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Steve Gome

Steve Gome is a freelance actor and writer.

Steve Gome reviews ‘Wild Ride: The rise and fall of Cobb & Co.’ by Sam Everingham

September 2007, no. 294 01 September 2007
The history of Cobb & Co. belongs as much in the territory of folklore as it does in the annals of business. Within forty years of its inception, the company had become synonymous with coach travel in Australia, and later became the subject of a nostalgic tribute in verse by Henry Lawson. There is much ground to cover, and this book blazes new trails as it travels between the commercial and th ... (read more)

Steve Gome reviews 'A History of The Great War' by Peter McConnell

June 2008, no. 302 01 June 2008
A History of The Great War alludes to an encyclopedic work that appeared in the wake of World War I. Bound in red leather and embossed with gold, it exemplified officially sanctioned history. Peter McConnell’s recommissioning of the title is more than mere irony: it throws down a challenge to our acceptance of conventional history. His central character is a latter-day Penelope, a decent, ordina ... (read more)

Steve Gome reviews 'Lindy Chamberlain Revisited: A 25th Anniversary Retrospective' by Adrian Howe

May 2006, no. 281 01 May 2006
It took twenty-five years for the first comprehensive feminist appraisal of the Chamberlain case to be published. This speaks volumes about the thrall in which Australia was held by the Chamberlain story. Adrian Howe writes: ‘It is as if the saga so overwhelmed the national psyche that it defied feminists, left-wing activists and most trained thinkers of any ilk to make sense of it.’ She does ... (read more)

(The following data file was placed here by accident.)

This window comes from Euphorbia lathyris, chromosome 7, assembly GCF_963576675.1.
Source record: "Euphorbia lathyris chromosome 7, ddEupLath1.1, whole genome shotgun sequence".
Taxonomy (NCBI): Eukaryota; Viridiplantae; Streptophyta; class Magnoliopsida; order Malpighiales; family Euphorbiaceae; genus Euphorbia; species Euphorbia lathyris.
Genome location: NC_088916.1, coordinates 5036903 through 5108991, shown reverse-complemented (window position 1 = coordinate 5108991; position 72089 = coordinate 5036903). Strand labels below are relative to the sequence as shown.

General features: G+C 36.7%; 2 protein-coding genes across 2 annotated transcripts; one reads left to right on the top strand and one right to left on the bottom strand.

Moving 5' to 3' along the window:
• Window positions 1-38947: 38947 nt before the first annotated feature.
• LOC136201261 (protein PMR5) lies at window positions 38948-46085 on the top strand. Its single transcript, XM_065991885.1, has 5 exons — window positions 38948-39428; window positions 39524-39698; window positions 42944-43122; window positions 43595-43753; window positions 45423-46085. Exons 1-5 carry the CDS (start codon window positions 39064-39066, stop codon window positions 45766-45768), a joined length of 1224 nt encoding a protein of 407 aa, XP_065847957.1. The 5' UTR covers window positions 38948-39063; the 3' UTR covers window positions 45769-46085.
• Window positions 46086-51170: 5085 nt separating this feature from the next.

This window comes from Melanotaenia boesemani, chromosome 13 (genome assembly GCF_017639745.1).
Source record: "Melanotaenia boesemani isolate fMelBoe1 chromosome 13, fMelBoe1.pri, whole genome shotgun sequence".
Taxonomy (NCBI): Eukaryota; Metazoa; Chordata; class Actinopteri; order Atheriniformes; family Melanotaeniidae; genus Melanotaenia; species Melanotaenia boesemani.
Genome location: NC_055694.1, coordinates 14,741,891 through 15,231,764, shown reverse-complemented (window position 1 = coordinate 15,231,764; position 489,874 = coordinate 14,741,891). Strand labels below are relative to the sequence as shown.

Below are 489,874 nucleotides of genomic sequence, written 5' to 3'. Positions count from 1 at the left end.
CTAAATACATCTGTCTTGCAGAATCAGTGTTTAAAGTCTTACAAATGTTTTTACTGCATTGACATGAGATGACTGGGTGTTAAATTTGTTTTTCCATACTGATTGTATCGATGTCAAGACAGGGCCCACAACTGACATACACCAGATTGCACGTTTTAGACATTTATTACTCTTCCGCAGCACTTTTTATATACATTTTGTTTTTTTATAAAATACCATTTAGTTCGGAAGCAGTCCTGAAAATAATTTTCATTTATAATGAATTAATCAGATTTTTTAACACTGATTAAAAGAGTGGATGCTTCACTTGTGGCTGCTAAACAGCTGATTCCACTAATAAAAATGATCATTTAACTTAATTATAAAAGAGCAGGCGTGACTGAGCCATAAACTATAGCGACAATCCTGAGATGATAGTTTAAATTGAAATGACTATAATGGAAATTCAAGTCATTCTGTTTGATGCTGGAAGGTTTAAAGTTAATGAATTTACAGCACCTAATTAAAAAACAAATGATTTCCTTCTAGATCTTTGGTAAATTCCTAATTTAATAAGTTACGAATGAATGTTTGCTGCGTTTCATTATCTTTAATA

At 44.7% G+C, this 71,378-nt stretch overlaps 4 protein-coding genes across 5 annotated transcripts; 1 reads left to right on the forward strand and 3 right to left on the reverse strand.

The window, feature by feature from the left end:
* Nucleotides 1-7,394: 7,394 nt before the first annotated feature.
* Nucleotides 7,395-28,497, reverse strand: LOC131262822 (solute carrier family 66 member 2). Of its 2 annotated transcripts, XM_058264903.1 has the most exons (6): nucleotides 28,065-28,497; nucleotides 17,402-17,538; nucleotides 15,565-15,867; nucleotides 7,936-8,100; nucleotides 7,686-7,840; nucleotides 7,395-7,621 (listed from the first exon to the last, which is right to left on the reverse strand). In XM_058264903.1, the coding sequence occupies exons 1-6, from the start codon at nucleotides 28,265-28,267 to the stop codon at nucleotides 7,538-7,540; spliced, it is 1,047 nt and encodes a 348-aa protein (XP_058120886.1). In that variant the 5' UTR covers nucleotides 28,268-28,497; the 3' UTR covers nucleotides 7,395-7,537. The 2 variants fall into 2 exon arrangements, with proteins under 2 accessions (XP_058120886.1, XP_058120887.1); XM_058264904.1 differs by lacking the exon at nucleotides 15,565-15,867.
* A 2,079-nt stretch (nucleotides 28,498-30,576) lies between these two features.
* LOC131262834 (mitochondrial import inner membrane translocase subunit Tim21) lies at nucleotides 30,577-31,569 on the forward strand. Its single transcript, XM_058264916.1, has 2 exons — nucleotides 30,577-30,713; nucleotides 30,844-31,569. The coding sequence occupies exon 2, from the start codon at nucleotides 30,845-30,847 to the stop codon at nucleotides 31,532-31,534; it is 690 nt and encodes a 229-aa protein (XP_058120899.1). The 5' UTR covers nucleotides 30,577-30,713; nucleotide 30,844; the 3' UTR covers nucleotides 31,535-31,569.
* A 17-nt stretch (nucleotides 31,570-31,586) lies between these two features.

Steve Gome reviews 'Ocean Road' by Glyn Parry

December 2007–January 2008, no. 297 01 December 2007
Ocean Road ruminates on the abrupt demise of a marriage. Narrated by the only child of the union, the account is detailed and poignant. Toby, now a young adult, attempts to settle his parents’ competing claims to his allegiance, and finds himself drawn into the world of their past. Striving to represent his parents impartially, he realises that much of their story is also his. The few years sinc ... (read more)

Steve Gome reviews 'The Pepper Gate' by Genna de Bont

June 2007, no. 292 01 June 2007
Genna de Bont’s first novel draws on her experience in working with children and adults with disabilities. Her gaze is drawn to moments of human frailty, which she renders with empathy and precision. The prevailing tone of The Pepper Gate is autumnal, placing us in a profoundly reflective world, one in which the weight of the past is more pressing than the demands of the present. ... (read more)

Steve Gome reviews 'The Murrumbidgee Kid' by Peter Yeldham

October 2006, no. 285 01 October 2006
Set during the Depression, Peter Yeldham’s eighth novel follows the adventures of Belle Carson and her son Teddy. Despite having enjoyed considerable renown throughout Sydney’s bohemian enclaves, Belle’s ambitions as an actress were never fully realised. Determined that the same fate should not befall her son, she turns her back on her husband and their steady life in Gundagai to introduce T ... (read more)

Steve Gome reviews 'Shadowboxing' by Tony Birch

April 2006, no. 280 01 April 2006
Shadowboxing is a collection of discrete short stories charting the arduous journey of the narrator, Michael Byrne, from childhood to fatherhood. Living in the inner-Melbourne suburbs of Carlton, Richmond, and Fitzroy in the 1960s was for many a tough proposition – and the Byrne family is no exception. Their household is headed by an embittered alcoholic whose violent tendencies are a source of ... (read more)